Bismillah. In the name of Allah, the most Gracious, the most Merciful.

Moustafa binds the foot in a white shroud.

Allahu Akbar. God is great.

He buries the foot, without a casket, facing the olive trees and, further away, Mecca. Moustafa offers his prayer as all Muslims do, in song.

Allah, forgive our living and our dead, those present among us and those absent, our young and our old, our men and our women…

            He takes the precious fragments and imagines them whole.


And I say to you someone will remember us...

Wednesday, November 2, 2016

Investigating My Mother's Disappearance

My mother wears tiny, elegant black velvet slippers embroidered with carved glass beads, but otherwise she favors loafers, and dull, earthy shades of khaki ("shit tones," is how she describes her palate). She hardly ever gets dressed anymore, so she might be in her nightgown—my mother is very specific about nightgowns. Sleeveless, lightweight, with the hemline reaching exactly to her knees. She's tiny, so she often has to shorten her nightgowns by hand. Her nightgowns are pretty, pale pinks and blues, and some are trimmed with tiny seed pearls, eyelet, or satin ribbon. Isn't it curious, that counterpoint of femininity and camouflage, night and day? I hadn't noticed before.

          She craves strong, pungent flavors: sardines, lox, raw mussels on the half shell, sauerkraut, spicy chicken wings, mustard—not ketchup, red wine, liver braised with onions and vinegar, bleu cheese, Kalamata olives in brine.

          When her stomach is upset, she drinks beef broth, but when she has a cold, she always wants chicken soup. I prepare it the Armenian way, with a raw egg yolk and the juice of a lemon. 
        
          She drinks her coffee black with no sugar, two mugs every morning, while she reads The New York Times. In warm weather, she enjoys an Armenian drink called tahn, an iced mixture of plain yogurt thinned with water.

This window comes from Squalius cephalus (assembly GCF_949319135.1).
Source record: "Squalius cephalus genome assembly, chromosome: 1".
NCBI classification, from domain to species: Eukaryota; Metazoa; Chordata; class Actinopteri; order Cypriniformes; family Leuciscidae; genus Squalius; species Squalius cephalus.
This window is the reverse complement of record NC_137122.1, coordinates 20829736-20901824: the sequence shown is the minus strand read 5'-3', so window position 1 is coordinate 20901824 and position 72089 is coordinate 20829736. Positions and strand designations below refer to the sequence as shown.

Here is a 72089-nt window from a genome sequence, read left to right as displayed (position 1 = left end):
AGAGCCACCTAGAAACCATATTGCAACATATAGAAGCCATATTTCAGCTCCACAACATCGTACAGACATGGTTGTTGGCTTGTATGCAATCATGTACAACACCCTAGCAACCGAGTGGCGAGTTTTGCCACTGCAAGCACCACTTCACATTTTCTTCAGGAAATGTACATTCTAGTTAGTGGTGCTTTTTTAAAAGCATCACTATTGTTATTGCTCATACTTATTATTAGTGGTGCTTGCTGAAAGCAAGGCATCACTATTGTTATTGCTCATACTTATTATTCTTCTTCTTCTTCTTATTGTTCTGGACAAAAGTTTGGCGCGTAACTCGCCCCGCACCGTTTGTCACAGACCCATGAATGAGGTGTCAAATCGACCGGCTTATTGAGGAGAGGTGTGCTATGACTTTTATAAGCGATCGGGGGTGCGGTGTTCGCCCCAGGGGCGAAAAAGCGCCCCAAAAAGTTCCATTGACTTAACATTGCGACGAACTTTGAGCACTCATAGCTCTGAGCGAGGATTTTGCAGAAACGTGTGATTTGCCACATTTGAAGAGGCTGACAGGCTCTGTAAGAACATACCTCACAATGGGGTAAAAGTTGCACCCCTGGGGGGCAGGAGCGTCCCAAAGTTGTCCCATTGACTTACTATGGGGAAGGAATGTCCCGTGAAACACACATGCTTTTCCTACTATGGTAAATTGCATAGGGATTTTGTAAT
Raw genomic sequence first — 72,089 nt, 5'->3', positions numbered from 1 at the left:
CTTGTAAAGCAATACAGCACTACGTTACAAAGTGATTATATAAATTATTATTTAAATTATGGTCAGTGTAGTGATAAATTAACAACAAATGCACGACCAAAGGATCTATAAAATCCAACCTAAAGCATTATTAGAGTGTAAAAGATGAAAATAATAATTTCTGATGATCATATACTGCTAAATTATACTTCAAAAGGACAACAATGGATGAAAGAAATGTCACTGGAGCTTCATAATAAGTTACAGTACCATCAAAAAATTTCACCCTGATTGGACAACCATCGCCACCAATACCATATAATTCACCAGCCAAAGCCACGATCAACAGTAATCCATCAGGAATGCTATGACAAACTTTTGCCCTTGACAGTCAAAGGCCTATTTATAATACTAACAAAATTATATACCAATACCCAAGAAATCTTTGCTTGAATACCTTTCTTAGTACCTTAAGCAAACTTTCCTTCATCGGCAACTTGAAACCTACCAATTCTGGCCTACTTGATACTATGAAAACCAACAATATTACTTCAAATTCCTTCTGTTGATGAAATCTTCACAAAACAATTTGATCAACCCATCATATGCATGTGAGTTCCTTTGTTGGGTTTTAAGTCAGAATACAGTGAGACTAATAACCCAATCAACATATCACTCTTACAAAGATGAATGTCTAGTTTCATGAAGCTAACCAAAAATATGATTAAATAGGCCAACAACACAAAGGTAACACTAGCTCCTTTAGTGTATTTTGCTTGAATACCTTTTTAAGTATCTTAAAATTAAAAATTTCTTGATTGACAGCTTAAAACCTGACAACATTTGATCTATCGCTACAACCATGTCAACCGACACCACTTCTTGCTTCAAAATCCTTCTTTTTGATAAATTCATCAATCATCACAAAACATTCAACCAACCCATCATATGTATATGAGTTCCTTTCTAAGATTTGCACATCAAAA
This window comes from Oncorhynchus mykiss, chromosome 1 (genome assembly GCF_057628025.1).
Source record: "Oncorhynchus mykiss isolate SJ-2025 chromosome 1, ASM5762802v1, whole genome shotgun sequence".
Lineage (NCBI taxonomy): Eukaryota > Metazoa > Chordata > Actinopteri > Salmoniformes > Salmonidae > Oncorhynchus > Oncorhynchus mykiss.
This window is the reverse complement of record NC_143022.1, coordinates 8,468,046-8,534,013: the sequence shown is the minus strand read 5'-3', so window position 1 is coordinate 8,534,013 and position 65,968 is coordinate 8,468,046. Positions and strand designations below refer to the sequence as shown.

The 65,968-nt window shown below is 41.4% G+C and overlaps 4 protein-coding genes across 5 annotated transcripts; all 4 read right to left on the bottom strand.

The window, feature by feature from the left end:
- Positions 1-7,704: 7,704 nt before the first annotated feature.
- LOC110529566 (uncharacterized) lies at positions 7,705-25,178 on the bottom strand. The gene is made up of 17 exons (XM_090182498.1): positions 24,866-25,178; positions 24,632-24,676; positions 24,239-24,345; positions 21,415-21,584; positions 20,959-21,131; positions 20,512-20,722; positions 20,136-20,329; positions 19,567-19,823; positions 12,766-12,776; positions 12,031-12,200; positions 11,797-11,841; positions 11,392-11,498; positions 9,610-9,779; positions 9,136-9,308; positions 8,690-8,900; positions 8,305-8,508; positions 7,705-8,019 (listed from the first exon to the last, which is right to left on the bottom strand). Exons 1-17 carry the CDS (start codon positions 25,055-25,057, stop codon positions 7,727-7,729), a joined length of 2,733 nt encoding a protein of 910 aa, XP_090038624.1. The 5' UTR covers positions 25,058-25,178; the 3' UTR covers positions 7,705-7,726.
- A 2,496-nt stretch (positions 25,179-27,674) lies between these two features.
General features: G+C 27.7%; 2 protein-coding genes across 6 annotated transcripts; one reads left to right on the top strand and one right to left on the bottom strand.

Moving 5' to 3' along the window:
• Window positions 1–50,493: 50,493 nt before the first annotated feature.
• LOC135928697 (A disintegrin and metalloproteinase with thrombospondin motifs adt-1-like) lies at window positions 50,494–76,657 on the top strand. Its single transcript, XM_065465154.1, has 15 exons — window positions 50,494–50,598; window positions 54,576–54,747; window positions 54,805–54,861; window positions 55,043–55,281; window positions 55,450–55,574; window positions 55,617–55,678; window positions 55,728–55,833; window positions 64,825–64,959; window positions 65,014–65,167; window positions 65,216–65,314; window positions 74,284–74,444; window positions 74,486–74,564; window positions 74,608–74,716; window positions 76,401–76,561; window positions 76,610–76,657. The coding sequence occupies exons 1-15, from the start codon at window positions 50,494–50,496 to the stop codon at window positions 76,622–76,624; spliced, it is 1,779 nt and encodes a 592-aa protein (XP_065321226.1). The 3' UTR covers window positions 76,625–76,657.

My mother prefers specific fruits: pomegranates, blackberries, Concord grapes. She avoids bland, insipid sweets, such as shortbread, but she loves licorice, crystallized ginger, and tart key lime pie. 

          These little details, these specks of information, are important clues. I'm sure no one else possesses her exact constellation of habits and preferences. But of course you should know that her name is Roxanne—Araxie, in Armenian. She's been shrinking for years; now she's really quite small, about the size of a child of 9 or 10—but of course very old and stooped, although she prefers to lie down lately. Her eyes are a deep, penetrating brown, with an owlish gaze. Those eyes convey all her emotion, even when her words don't. And she has a Bronx accent.

          I'm not really a careless person. In fact for decades I don't recall losing anything more cherished than a single earring and, I suppose, my youth. Not until I was 51, the year my mother vanished.


Here my mother would interrupt me. I'm not lost, she'd say, I'm just dead. She was always the practical one. But I won't back down on this. I can retrace my steps exactly.

          I would tell a Private Eye that I sat at your bedside on the fifth floor of Princeton Hospital just before one a.m. on December 18, 2013. I was holding your left hand, which was quite warm. And a little swollen because your kidneys were failing.